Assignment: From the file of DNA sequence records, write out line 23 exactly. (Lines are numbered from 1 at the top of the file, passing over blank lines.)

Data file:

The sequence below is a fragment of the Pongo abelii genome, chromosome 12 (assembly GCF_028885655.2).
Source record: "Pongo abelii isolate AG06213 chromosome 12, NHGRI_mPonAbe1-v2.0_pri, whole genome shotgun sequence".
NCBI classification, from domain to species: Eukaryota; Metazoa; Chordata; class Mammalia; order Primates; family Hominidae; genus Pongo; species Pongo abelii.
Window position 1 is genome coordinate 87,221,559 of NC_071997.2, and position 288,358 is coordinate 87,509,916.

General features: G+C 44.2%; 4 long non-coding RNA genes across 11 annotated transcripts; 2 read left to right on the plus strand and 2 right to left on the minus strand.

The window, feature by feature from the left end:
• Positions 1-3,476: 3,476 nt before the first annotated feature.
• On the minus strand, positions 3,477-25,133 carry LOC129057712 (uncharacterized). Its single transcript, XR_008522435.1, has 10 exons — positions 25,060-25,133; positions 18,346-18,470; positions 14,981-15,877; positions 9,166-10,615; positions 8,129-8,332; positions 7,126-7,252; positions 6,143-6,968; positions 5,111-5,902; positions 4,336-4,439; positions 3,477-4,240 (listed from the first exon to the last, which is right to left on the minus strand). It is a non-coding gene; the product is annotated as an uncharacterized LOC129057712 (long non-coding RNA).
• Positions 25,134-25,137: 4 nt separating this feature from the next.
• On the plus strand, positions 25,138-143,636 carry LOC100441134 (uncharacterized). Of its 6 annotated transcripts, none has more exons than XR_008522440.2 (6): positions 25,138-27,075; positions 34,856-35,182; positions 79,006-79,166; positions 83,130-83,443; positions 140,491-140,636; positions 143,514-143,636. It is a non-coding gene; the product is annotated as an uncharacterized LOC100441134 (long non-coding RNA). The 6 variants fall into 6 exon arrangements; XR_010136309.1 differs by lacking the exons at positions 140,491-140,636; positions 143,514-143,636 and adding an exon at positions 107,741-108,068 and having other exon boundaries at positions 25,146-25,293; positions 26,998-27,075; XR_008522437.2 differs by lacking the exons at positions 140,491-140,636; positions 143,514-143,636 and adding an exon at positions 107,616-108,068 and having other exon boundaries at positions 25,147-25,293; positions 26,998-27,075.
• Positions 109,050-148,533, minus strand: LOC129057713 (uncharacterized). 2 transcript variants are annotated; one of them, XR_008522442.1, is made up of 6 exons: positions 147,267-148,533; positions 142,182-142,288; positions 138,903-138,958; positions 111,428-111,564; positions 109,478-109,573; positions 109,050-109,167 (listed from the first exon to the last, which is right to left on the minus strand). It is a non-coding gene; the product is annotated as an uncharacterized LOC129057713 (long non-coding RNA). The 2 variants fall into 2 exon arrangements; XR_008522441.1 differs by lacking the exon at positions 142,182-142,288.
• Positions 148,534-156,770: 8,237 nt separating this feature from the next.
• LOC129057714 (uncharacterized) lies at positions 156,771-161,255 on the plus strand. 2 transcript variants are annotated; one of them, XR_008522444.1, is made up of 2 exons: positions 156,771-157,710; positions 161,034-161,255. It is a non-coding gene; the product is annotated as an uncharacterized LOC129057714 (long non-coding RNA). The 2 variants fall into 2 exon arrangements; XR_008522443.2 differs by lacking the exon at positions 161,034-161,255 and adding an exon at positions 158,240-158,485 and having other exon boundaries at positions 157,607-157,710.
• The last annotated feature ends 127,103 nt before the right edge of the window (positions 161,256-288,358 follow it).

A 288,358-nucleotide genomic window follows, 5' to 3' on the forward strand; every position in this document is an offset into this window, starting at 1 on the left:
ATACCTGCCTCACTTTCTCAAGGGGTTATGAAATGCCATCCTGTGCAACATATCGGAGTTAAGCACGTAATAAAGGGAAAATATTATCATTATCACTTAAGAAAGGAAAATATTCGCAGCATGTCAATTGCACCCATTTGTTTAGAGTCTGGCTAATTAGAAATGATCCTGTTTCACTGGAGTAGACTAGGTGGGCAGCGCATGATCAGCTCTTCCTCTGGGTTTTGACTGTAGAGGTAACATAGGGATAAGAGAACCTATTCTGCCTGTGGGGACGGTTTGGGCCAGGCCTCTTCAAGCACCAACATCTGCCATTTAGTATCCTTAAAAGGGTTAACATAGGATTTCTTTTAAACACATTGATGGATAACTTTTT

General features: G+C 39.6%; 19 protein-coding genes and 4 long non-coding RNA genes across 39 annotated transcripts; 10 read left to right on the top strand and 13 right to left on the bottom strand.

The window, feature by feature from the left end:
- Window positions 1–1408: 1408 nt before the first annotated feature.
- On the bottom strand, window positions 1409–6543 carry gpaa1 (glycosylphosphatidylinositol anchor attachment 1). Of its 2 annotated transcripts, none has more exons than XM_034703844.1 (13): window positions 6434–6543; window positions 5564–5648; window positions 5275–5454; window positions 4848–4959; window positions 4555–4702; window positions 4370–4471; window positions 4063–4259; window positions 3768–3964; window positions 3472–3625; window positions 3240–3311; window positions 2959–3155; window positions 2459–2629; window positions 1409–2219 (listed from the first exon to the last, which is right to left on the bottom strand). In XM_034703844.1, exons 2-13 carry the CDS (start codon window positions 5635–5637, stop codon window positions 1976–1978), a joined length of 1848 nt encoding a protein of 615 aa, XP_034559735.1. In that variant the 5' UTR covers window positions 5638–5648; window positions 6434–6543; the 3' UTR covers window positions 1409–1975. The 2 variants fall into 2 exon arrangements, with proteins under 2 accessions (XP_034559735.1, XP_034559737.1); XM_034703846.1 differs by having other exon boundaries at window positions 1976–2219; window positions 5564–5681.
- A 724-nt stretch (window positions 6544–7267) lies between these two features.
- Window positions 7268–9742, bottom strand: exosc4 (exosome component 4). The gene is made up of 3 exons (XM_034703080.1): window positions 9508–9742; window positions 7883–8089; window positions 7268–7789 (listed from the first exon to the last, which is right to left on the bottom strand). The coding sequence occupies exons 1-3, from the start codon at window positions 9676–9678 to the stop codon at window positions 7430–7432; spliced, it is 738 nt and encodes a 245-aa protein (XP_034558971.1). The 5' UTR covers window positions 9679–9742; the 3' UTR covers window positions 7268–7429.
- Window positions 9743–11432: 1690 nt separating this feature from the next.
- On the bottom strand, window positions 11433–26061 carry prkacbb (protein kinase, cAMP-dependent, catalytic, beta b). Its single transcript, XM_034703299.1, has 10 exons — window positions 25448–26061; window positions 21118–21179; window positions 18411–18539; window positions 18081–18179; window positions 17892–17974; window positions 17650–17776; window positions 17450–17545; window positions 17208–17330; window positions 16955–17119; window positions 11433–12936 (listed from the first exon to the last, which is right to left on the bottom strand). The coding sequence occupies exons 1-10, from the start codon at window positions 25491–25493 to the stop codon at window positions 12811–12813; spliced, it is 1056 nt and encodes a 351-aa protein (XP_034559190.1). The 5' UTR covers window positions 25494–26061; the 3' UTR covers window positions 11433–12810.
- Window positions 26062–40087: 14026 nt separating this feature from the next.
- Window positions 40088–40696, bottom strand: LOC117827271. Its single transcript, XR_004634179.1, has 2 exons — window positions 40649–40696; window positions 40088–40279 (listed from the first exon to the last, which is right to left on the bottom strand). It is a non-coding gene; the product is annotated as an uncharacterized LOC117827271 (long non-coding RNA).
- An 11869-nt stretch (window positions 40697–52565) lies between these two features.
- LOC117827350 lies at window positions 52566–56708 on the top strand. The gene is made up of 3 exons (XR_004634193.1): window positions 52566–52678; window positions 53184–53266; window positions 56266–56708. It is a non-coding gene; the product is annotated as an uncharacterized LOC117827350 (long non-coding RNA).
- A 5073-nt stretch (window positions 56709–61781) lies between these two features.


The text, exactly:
- Window positions 9743–11432: 1690 nt separating this feature from the next.